History does so often repeat itself until we learn its lessons. After Japan’s attack on Pearl Harbor on December 7th, 1941, President Roosevelt issued an executive order that began the largest migration in American history. During this period, over a hundred thousand Japanese American families were forcibly removed from their homes and sent to internment camps across the western United States. What many do not realize is that religious affiliation played a great role in the days after Pearl Harbor, with many Buddhists deemed a national security threat by the FBI and sent to high security camps -- a year before non-Buddhist Japanese Americans were sent to the camps en masse. As our nation toys with the idea of a “Muslim Registry,” racial and religious persecution looms large and there are quite a few parallels between what our nation did to the Japanese and what our government is proposing to do to our Muslim brothers and sisters. History may repeat itself yet again in our lifetime.
Sunday, 24 September 2017, 11 am
Rev. Michael S.J. Carter
“The Myths of Science”
A few months back I came across an interview cultural critic Curtis White, who is Professor Emeritus of English at Illinois State University, a novelist, and the author of several non-fiction books. In his 2013 work, The Science Delusion: Asking the Big Questions in a Culture of Easy Answers, White takes on the topic of what he labels "scientism." White identifies scientism as an unwarranted triumphalism based on unproven premises---such as the claim that science has got the world nailed down (or soon will, anyway), that the answer to all of our human problems lies in the discovery of natural laws, or that submitting to a scientific perspective is a choiceless imperative dictated by impersonal facts. White says that this attitude is wrongheaded, dangerous and wreaks social, cultural, and political damage. Just remember, Professor White, is not anti-science, but anti-scientism. Not for the faint of heart.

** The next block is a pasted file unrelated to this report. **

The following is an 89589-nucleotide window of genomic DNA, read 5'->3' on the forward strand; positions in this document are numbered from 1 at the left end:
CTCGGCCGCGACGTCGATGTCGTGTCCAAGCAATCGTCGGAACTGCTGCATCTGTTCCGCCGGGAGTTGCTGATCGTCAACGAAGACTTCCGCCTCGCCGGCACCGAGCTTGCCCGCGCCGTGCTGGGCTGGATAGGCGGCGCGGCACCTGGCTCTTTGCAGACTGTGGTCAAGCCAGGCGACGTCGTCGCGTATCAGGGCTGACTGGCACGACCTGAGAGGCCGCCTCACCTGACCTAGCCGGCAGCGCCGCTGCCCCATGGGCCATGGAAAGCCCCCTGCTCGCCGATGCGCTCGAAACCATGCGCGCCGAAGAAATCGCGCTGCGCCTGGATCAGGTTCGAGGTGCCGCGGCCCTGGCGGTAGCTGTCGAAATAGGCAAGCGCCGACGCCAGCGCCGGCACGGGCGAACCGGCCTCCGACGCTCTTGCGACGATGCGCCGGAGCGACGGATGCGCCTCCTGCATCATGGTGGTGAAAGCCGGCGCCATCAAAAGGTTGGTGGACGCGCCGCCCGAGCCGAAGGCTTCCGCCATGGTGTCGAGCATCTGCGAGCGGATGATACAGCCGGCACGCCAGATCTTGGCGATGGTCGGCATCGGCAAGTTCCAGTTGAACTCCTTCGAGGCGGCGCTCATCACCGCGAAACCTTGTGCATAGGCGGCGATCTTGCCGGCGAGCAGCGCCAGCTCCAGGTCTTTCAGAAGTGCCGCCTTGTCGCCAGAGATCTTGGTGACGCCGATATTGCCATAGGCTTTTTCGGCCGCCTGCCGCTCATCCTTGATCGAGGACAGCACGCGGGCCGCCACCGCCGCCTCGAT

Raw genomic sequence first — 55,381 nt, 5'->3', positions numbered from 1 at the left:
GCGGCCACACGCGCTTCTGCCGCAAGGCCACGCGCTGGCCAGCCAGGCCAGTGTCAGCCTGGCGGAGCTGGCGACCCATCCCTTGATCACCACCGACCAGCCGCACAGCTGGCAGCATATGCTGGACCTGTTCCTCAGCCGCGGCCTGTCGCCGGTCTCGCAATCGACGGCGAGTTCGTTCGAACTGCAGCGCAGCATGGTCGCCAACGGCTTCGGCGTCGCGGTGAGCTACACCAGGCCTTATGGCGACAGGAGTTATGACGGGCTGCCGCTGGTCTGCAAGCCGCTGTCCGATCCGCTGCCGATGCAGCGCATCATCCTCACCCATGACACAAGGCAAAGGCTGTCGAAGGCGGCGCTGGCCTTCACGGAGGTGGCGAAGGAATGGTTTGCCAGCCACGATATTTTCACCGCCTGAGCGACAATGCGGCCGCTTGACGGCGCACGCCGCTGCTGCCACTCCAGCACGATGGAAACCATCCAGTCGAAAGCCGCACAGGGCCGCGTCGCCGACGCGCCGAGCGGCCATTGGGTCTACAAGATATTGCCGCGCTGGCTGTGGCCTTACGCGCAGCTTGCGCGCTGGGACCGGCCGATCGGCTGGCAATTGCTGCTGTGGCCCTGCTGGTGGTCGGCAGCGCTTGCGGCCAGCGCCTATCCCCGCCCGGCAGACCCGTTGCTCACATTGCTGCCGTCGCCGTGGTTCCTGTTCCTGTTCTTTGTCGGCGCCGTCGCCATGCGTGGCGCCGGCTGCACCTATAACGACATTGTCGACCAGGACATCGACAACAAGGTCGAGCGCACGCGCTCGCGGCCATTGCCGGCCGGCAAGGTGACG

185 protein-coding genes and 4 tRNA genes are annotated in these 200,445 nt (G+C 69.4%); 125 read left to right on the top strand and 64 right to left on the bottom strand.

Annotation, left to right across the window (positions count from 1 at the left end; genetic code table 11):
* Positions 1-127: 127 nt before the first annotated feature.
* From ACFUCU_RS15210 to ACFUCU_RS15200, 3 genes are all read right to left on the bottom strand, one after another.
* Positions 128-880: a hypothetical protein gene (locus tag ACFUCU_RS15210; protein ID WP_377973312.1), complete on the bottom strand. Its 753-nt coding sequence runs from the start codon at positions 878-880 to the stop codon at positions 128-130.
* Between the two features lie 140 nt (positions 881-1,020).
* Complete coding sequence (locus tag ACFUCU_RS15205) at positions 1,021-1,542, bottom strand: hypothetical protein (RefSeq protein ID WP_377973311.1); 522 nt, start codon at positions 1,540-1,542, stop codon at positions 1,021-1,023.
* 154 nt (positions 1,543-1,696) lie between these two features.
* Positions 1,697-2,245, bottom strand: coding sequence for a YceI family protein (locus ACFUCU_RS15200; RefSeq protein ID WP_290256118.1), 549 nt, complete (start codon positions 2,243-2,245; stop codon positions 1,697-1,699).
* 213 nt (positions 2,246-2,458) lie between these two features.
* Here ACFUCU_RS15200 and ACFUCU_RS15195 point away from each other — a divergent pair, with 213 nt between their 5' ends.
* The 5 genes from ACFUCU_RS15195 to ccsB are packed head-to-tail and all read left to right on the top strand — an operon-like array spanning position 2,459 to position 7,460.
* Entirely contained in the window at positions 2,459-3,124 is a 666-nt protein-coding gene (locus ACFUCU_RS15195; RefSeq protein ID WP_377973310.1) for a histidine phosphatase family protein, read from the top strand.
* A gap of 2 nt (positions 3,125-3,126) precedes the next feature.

Sunday, 1 October, 11 am
Elizabeth Braun and
"The Four Agreements"
An agreement is a belief that we accept as true. Who we are as human being is determined by our belief system. It is the combination of all the things we accept as true—our agreements—that define us. Elizabeth and Katherine will share with you the ideas of Don Miguel Ruiz on how to change our agreements in order to create change in our lives.